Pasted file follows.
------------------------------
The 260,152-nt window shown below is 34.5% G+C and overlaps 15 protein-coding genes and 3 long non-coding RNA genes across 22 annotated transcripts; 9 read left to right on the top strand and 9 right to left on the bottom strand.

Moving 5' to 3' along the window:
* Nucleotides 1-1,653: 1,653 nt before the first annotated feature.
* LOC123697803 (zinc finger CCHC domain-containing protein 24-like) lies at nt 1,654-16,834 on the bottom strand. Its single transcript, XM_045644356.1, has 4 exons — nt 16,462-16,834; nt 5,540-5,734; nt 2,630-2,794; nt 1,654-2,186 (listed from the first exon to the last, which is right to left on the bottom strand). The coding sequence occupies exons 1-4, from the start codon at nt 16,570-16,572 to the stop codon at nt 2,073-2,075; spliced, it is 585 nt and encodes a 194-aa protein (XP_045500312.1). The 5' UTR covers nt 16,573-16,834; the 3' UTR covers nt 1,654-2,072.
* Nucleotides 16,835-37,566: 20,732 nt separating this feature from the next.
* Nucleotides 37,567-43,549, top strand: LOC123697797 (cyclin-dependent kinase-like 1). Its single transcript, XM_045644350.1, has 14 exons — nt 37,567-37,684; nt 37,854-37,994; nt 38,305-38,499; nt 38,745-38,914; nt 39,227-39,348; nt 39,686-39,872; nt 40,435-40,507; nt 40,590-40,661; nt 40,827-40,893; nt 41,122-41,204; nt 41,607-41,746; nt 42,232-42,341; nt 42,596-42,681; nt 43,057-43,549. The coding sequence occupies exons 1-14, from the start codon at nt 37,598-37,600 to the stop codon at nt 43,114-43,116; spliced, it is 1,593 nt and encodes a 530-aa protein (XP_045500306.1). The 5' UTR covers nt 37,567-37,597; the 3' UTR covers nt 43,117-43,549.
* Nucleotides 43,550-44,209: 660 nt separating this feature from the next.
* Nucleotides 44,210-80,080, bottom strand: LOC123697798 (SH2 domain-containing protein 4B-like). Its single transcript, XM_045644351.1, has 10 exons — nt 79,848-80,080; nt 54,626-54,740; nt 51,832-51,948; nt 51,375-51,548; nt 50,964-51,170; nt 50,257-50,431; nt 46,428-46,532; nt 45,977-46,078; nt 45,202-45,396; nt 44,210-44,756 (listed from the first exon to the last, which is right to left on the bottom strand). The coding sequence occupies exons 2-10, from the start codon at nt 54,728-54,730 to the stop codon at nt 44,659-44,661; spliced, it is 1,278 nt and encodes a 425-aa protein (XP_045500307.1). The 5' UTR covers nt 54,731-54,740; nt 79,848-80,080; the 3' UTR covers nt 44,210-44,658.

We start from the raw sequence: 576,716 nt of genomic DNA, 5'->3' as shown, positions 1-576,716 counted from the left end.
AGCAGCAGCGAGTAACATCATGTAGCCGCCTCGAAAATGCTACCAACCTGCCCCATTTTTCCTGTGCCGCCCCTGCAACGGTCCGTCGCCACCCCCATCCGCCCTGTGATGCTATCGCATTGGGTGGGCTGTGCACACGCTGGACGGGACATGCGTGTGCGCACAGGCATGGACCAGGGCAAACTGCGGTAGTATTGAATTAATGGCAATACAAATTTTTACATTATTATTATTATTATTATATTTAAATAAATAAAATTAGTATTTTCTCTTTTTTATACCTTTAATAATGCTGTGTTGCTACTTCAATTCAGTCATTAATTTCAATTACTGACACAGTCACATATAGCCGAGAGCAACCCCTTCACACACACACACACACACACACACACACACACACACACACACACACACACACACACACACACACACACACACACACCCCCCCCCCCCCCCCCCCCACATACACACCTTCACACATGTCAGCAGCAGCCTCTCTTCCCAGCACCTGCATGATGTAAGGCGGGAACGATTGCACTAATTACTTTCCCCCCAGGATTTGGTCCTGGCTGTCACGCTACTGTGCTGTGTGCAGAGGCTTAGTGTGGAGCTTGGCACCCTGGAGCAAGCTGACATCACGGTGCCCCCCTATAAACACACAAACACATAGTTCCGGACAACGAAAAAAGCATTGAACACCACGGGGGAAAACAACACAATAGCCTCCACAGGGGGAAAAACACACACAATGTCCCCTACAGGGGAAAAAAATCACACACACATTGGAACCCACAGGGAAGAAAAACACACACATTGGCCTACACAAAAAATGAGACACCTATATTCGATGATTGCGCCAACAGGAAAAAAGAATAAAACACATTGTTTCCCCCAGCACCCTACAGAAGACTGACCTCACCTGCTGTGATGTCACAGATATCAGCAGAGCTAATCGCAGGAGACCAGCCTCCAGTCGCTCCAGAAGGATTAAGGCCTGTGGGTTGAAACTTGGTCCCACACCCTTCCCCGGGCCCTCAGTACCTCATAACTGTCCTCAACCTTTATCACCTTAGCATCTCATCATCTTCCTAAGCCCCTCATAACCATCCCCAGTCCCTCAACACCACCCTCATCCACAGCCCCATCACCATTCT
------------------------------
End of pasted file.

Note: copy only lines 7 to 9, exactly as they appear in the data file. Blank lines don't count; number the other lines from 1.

* Nucleotides 43,550-44,209: 660 nt separating this feature from the next.
* Nucleotides 44,210-80,080, bottom strand: LOC123697798 (SH2 domain-containing protein 4B-like). Its single transcript, XM_045644351.1, has 10 exons — nt 79,848-80,080; nt 54,626-54,740; nt 51,832-51,948; nt 51,375-51,548; nt 50,964-51,170; nt 50,257-50,431; nt 46,428-46,532; nt 45,977-46,078; nt 45,202-45,396; nt 44,210-44,756 (listed from the first exon to the last, which is right to left on the bottom strand). The coding sequence occupies exons 2-10, from the start codon at nt 54,728-54,730 to the stop codon at nt 44,659-44,661; spliced, it is 1,278 nt and encodes a 425-aa protein (XP_045500307.1). The 5' UTR covers nt 54,731-54,740; nt 79,848-80,080; the 3' UTR covers nt 44,210-44,658.

We start from the raw sequence: 576,716 nt of genomic DNA, 5'->3' as shown, positions 1-576,716 counted from the left end.